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thing. but i think it is a monument in time if you would have to add f.d.r. and reagan. i know the history of the carving of mount rushmore and it's not going to happen any time soon that we will be going into the property of the national park service and doing drilling on the mountain. host: more calls for douglas brinkley. we'll look at data compiled from the gallup poll about the final presidential approval rating. reagan was the lowest. bill clinton, 66% approval rating, final approval rating. jerry calling in from north carolina, republican. caller: question for the
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professor brinkley. professor, i wanted to know what rating you would put on obama's fundamentally changing america. would you give him an a on that or something less? host: when you say fundamentally changing america, what do you mean? caller: that was his statement in his address, he was going to fundamentally change america, and i'm curious if the professor had a rating that he would give him on his success of that goal. host: thank you. hot guest: i don't think he has changed. the culture of washington, to kind of pull the country together as one voice.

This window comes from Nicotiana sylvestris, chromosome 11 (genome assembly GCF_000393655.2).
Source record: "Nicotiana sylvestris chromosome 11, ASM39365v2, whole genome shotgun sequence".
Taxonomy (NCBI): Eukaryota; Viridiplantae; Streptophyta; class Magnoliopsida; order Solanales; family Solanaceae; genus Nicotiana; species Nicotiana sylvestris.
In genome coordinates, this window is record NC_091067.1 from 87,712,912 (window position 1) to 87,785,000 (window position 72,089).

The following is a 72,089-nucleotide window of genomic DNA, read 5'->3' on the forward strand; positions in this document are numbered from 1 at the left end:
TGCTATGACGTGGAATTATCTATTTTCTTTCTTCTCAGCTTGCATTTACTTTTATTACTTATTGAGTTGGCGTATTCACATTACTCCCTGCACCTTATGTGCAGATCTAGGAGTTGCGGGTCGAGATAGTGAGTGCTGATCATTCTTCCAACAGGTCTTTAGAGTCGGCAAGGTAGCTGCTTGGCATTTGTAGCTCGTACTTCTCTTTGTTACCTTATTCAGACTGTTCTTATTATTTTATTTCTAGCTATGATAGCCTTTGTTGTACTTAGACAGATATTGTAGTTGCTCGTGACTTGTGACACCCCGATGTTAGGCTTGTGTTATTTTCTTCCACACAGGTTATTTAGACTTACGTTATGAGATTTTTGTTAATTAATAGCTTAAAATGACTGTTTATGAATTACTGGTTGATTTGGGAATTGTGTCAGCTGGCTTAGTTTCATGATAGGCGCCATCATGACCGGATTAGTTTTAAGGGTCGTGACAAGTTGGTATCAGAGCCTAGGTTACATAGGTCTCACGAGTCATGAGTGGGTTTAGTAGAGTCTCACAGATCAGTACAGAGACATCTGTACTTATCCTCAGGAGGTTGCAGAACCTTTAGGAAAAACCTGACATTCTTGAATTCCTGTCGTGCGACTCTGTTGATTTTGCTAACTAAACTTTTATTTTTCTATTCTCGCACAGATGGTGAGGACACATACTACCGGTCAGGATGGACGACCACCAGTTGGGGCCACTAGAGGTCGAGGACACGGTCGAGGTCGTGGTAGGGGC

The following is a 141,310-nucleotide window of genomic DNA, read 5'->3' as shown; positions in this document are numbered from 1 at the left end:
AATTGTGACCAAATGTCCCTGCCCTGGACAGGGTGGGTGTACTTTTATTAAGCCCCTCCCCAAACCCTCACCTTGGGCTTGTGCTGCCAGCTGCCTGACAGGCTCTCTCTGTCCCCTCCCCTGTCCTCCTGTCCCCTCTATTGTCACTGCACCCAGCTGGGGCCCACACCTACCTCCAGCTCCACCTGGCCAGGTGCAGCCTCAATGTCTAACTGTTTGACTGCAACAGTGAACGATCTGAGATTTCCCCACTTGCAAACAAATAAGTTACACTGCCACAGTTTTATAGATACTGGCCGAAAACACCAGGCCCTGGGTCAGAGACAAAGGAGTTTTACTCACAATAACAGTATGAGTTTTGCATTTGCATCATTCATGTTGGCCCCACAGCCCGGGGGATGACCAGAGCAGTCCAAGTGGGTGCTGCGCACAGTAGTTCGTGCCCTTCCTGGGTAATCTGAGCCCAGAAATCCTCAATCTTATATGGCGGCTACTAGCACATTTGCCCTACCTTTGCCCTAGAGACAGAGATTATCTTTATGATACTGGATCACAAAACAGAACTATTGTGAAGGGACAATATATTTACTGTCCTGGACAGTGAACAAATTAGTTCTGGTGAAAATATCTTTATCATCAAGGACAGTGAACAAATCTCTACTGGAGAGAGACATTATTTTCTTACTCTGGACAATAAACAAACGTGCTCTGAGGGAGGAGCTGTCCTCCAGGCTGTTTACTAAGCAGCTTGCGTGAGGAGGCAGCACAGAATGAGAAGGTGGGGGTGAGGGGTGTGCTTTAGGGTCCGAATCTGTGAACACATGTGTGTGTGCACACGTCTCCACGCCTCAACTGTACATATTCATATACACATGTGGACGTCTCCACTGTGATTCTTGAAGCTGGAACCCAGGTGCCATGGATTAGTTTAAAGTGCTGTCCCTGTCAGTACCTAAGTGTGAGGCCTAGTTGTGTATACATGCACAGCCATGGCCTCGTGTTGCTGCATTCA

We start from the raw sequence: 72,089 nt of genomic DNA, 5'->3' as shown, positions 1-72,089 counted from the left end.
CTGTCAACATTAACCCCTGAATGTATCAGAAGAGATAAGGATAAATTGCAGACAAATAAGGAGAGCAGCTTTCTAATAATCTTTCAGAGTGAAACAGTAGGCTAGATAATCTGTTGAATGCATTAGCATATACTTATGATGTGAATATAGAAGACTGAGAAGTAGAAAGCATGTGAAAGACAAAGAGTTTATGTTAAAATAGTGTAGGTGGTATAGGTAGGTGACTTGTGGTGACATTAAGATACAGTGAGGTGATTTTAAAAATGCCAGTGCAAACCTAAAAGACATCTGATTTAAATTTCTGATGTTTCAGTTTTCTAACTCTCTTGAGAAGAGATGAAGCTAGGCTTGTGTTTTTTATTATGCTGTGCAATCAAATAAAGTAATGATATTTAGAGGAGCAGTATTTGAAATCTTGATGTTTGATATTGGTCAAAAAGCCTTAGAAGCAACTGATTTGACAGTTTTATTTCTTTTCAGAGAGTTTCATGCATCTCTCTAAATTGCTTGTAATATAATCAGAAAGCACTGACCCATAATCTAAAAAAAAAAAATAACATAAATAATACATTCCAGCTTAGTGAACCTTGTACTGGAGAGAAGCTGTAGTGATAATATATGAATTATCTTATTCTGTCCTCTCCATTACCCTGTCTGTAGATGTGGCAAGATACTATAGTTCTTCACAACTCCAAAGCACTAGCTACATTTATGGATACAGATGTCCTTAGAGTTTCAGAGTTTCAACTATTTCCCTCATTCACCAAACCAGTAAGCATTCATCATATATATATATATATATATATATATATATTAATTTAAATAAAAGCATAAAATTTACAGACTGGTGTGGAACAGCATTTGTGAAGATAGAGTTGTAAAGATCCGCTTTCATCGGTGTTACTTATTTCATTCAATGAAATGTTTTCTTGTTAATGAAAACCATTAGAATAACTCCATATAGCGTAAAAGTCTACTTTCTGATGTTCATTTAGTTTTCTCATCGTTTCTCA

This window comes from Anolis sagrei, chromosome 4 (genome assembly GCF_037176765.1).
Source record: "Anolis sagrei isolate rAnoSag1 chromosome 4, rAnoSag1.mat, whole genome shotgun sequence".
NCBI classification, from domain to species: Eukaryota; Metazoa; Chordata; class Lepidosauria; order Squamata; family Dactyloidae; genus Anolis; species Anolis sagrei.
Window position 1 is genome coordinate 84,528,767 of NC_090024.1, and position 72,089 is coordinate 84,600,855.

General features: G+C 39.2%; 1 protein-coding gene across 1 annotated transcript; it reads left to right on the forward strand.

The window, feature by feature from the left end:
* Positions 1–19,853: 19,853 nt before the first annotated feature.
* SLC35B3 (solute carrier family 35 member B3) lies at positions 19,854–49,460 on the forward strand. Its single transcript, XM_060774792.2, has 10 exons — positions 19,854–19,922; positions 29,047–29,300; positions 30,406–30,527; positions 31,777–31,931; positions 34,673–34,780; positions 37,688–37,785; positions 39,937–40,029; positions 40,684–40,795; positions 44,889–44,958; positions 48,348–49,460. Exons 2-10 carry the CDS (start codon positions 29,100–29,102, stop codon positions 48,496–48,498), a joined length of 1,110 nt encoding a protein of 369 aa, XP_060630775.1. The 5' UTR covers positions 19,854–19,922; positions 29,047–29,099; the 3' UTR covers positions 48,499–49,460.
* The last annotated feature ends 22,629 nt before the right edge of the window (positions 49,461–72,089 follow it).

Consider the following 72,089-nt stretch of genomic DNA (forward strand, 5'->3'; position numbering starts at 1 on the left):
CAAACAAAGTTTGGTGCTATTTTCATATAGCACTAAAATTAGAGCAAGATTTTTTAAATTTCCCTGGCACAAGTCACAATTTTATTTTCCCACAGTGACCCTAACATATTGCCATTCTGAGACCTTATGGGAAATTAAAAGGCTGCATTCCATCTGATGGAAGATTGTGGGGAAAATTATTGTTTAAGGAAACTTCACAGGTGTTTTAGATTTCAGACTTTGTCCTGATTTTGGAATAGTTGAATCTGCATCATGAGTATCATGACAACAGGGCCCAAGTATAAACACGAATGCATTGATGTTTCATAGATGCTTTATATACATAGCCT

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i don't think that has been successful. where he has been, if you want to look at areas -- if you are a gay american, the whole push for gay marriage that the president oversaw would be a big change. some of the work he has done for latino americans in trying to deal with issues with that particular community, the change has come. the amount of women appointed to the obama administration, including two women to the u.s. supreme court. you are seeing that inclusive change. when it comes to the partisan getting that dilemma of nothing done between democrats and republicans, the president did not succeed and it's a longer conversation of why not.
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host: dave, you are on with douglas brinkley. what is your question or comment? caller: i watch c-span quite a lot and this is one of the most insightful program. the term law enforcement, this term has bothered me for quite a while and i'm a product of truman generation moving forward and it seems to me that the obama administration has used this term quite openly but selectively enforcing laws if it comes through the attorney general, whether to prosecute the criminals on wall street and now we are going to leave them alone. any other president from a historical stand point has used is term so decisively in his